Entertainment And News

Dog The Bounty Hunter Accused Of Exploiting Indigenous Culture — But Won’t Help Missing Native Women

Photo: YouTube / Instagram
Dog The Bounty Hunter, Gabby Petito, Brian Laundrie

Dog the Bounty Hunter's involvement in the search for Gabby Petito's boyfriend — and the person of interest in her homicide — Brian Laundrie has generated huge publicity for the reality TV star.

But the case has also shined a light on the lack of attention given to missing Indigenous women and other people of color.

And one notable absense from these cases is Dog himself, who so often references his alleged Native American heritage. 

Is Dog The Bounty Hunter Native American? 

Dog has previously claimed that his mother was half Chiricahua Apache and seems to strongly identify with Native Americans, often wearing feathers in his hair and traditional Native American jewelry.

Dog also used this claim as a defense when he was accused of racism — following alleged use of the n-word. 

RELATED: Dog The Bounty Hunter Claims He Found Fresh Campsite Where Brian Laundrie Could Have Been Hiding

"I have never been a racist. I'm 33 1/2 percent Apache," he said.

However, there are many Native Americans who refute Dog’s insistence that he or his mother is part of their ethnicity. 

Instead they see it as a marketing tool for Dog to exploit Native American culture in a push to gain more eyes for his television show and overall internet presence. 

There is even a claim that Dog's mother was a Polish immigrant who spent so much time on a Native American reservation that she began claiming she was indigenous. 

RELATED: Human Remains Dogs Join Search For Brian Laundrie At The Carlton Reserve As FBI Focus Their Hunt

It was Dog’s insertion into the Gabby Petito case, and his search for Brian Laundrie that grabbed people’s attention and subsequently gave him more press.

Many people speculated that Dog was only joining the manhunt for publicity, and that he may have been doing more harm than good.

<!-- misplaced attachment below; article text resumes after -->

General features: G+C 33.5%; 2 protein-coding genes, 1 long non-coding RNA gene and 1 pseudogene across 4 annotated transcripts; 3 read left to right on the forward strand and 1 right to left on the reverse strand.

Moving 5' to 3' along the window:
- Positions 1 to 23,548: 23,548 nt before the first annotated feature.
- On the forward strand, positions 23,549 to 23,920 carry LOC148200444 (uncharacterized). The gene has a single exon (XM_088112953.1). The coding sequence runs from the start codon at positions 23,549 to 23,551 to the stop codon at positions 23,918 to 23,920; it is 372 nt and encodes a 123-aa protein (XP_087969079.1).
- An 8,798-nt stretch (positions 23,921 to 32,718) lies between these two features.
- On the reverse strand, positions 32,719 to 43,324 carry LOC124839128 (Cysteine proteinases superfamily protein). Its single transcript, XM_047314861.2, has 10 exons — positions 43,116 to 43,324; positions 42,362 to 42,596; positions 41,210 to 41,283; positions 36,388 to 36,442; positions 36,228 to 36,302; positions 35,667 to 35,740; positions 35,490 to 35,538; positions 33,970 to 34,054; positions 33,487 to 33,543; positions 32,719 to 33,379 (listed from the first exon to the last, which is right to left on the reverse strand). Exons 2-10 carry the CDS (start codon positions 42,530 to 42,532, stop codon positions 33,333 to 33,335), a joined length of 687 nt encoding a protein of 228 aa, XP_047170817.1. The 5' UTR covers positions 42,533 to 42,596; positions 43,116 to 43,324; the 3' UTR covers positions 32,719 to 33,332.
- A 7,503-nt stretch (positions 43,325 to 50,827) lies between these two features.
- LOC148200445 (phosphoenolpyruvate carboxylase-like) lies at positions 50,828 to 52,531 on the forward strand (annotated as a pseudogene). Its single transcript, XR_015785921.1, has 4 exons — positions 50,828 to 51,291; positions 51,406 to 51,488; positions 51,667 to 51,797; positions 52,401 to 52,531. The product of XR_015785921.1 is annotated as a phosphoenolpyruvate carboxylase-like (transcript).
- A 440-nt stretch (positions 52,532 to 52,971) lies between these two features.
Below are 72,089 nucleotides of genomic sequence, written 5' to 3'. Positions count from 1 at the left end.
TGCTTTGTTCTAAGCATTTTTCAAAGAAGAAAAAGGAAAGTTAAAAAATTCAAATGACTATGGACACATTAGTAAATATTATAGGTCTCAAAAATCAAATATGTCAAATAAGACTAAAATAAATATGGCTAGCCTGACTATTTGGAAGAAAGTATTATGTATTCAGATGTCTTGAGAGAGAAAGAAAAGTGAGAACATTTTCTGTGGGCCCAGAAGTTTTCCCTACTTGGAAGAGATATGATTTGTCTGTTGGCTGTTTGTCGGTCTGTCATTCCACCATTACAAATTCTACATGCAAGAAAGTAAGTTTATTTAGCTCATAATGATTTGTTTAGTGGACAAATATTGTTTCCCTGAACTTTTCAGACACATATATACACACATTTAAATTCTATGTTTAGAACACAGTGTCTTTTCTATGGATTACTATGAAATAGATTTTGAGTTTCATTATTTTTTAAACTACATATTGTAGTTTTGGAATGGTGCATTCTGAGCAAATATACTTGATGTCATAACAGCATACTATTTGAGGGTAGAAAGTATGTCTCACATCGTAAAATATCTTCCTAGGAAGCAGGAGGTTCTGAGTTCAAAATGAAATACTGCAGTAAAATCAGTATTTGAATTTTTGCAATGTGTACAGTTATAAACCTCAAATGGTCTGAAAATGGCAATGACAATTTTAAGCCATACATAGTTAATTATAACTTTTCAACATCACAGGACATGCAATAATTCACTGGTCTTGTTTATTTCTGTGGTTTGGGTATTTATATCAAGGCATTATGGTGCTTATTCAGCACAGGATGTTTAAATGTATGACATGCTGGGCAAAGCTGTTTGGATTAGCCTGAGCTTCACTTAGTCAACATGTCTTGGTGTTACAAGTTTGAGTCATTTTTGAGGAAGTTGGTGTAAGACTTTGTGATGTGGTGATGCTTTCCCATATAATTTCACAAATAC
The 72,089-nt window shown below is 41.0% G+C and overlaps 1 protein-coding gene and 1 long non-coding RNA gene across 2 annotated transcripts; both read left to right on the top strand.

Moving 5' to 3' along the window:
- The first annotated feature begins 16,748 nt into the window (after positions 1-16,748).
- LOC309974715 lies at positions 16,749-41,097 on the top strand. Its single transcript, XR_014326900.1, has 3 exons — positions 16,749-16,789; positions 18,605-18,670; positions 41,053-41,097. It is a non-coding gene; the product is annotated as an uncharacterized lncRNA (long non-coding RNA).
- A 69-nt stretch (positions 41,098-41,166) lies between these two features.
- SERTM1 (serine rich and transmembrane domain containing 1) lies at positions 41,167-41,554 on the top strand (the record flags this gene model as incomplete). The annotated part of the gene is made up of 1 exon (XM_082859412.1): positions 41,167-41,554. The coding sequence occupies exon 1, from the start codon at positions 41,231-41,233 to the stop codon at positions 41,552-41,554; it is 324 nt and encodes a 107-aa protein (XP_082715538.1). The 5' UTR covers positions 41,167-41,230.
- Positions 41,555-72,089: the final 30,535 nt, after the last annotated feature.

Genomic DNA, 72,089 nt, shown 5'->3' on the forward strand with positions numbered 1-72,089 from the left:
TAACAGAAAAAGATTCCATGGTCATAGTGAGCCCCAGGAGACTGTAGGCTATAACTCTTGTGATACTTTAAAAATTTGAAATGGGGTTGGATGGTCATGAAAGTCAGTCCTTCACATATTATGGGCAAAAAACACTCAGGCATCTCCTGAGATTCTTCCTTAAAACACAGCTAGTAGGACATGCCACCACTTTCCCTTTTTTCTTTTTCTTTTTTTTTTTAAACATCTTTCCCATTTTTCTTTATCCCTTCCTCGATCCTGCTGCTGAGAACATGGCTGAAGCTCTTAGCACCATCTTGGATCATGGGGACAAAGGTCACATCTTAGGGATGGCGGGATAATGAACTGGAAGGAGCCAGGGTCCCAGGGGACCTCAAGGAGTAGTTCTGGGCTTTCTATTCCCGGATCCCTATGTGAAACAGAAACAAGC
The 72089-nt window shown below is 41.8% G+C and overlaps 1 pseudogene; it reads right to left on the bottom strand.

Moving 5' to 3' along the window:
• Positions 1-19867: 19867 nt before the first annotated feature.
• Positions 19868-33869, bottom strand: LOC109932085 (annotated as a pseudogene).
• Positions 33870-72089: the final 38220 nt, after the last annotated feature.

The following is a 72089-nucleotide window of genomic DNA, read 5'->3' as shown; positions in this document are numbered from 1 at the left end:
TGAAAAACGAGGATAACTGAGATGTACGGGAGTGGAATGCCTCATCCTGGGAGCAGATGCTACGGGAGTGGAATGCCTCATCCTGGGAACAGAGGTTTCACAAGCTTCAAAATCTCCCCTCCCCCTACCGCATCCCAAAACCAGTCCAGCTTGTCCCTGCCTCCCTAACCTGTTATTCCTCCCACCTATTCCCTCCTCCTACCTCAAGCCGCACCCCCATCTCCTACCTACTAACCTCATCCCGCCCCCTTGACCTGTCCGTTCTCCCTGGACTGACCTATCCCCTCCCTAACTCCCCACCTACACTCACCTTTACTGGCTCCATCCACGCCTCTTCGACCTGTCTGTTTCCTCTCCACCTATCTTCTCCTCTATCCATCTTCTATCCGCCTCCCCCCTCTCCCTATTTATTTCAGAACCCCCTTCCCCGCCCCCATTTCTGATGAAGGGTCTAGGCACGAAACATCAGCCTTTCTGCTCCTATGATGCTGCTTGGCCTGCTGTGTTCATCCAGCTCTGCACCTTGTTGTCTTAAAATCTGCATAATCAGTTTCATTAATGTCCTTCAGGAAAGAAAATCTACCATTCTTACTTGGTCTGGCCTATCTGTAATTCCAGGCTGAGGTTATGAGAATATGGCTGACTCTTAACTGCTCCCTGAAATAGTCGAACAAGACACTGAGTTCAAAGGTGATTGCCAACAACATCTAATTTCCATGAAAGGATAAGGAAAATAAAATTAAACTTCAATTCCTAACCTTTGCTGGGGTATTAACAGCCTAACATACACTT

Dog The Bounty Hunter has been silent on cases of missing Indigenous women. 

Regardless of Dog's motives behind getting involved in the case, or the truth about his heritage, there is certainly an argument to be made that he could be bring publicity to cases of missing Indigenous women.

The National Crime Information Center reported that, in 2016, there were 5,712 reports of missing American Indian and Alaska Native women and girls. 

Though the US Department of Justice’s federal missing person database, NamUs, only logged 116 cases.

The growing movement, the Murdered and Missing Indigenous Women (MMIW), stands for all of the missing Native women whose cases have gone without any urgency or coverage.

Much of the reason why law enforcement doesn't put together more of a search effort for missing Native Americans is because many Natives don’t live on tribal lands or reservations, where when someone goes missing in the community, tribal law enforcement come together to search for them.

RELATED: Dog The Bounty Hunter Calls Brian Laundrie ‘A Gentleman’ And Says He Killed Gabby Petito While Calming Her Down

Many Native Americans who live in urban cities simply fall into the “pipeline of vulnerability,” which consists of people of color, people living in poverty, and people coming out of systemic institutions, like jail or foster care. 

According to Janeen Comenote, executive director of the National Urban Indian Family Coalition, “poverty remains one of the most challenging aspects to contemporary urban Indian life."

"While I do recognize that a sizable chunk of our population[s] is solidly middle class, every Native person I know has either experienced poverty or has a family member who is. Housing and homelessness remain at the top-of-the-list of challenges." 

Much of the news coverage that does surround missing Native American women are almost never taken seriously.

Law enforcement often turns a blind eye to these cases and does little to assist, while media outlets will often spin the cases in a negative light, making it out to be the victim's fault.

TV personalities, like Dog the Bounty Hunter, who actively joined the search for Brian Laundrie after it had attracted millions of media coverage, could’ve brought the same amount of attention to the missing Indigenous women across the country who are in need of the same manpower.

RELATED: Former Prosecutor Reveals Details Of How Gabby Petito’s Body Was Found After Analyzing Crime Scene Footage

Nia Tipton is a writer living in Brooklyn. She covers pop culture, social justice issues, and trending topics. Follow her on Instagram.